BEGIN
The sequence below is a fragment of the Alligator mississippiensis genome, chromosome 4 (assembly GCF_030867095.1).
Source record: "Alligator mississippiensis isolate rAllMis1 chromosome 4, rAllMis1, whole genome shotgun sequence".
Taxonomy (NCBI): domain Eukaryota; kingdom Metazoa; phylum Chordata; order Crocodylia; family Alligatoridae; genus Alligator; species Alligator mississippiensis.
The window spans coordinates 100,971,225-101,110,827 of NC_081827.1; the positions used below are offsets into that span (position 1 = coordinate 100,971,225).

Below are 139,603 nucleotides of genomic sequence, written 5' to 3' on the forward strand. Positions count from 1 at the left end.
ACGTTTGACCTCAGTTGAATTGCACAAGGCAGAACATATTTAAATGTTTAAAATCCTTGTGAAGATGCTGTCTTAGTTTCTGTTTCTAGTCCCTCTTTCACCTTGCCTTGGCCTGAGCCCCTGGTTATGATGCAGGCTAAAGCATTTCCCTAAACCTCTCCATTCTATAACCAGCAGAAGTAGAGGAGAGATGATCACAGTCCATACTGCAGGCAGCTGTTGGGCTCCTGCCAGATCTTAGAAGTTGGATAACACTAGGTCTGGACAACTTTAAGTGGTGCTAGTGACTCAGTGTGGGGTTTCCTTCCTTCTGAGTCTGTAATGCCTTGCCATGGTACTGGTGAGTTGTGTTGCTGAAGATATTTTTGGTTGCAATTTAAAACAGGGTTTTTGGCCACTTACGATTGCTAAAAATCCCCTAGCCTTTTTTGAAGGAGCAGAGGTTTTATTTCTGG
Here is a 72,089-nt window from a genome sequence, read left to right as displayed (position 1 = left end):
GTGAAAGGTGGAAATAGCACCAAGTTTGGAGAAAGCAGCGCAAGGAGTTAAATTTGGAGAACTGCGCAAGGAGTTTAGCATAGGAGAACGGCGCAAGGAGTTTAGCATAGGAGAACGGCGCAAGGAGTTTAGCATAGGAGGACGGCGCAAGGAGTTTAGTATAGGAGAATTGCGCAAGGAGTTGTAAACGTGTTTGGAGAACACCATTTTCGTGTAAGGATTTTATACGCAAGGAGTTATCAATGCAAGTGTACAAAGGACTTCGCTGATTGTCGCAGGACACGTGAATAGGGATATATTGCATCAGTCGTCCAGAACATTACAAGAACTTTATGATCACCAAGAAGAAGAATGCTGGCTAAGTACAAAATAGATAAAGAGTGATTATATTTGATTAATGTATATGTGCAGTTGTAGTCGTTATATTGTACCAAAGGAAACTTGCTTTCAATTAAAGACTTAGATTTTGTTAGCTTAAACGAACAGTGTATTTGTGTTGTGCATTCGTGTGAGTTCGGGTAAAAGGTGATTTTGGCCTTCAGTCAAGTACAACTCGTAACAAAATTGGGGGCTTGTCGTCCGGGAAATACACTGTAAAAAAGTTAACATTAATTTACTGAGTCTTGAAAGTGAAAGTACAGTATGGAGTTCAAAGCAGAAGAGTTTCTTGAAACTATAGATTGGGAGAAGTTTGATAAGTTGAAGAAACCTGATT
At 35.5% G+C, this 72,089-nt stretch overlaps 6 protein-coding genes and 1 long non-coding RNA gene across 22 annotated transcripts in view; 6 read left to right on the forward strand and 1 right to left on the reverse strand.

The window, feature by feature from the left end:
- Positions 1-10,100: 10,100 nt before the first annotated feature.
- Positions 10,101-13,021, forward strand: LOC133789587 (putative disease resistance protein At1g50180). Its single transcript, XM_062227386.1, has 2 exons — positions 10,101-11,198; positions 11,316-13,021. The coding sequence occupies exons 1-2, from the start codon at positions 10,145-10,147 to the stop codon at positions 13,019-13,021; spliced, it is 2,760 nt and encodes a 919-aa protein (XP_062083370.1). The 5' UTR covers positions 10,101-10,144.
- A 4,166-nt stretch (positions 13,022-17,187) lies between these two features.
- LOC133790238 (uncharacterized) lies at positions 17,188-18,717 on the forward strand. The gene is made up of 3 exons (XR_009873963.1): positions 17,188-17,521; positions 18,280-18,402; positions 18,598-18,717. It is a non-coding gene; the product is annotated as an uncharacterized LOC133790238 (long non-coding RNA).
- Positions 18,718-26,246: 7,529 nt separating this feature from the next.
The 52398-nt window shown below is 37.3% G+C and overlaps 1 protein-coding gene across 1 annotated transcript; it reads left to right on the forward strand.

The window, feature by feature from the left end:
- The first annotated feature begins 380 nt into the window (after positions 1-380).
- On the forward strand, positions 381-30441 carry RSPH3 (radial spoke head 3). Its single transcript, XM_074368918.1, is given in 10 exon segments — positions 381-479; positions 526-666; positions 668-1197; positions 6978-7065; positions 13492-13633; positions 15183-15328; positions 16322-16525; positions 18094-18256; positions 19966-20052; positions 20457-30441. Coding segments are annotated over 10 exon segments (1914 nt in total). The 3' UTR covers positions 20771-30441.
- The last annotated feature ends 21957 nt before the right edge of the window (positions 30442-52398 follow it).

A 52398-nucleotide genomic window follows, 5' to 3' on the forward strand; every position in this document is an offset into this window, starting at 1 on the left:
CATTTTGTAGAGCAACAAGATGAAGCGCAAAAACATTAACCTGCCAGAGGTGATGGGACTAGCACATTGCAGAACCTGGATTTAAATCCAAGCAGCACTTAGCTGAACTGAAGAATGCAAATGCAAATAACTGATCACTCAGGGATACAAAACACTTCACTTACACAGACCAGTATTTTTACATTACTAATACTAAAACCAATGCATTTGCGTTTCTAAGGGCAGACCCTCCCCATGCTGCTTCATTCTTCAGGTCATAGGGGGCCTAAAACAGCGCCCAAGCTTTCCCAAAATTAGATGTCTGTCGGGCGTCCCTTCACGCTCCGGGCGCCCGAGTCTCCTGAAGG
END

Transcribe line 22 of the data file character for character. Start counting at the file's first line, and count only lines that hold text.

CATTTTGTAGAGCAACAAGATGAAGCGCAAAAACATTAACCTGCCAGAGGTGATGGGACTAGCACATTGCAGAACCTGGATTTAAATCCAAGCAGCACTTAGCTGAACTGAAGAATGCAAATGCAAATAACTGATCACTCAGGGATACAAAACACTTCACTTACACAGACCAGTATTTTTACATTACTAATACTAAAACCAATGCATTTGCGTTTCTAAGGGCAGACCCTCCCCATGCTGCTTCATTCTTCAGGTCATAGGGGGCCTAAAACAGCGCCCAAGCTTTCCCAAAATTAGATGTCTGTCGGGCGTCCCTTCACGCTCCGGGCGCCCGAGTCTCCTGAAGG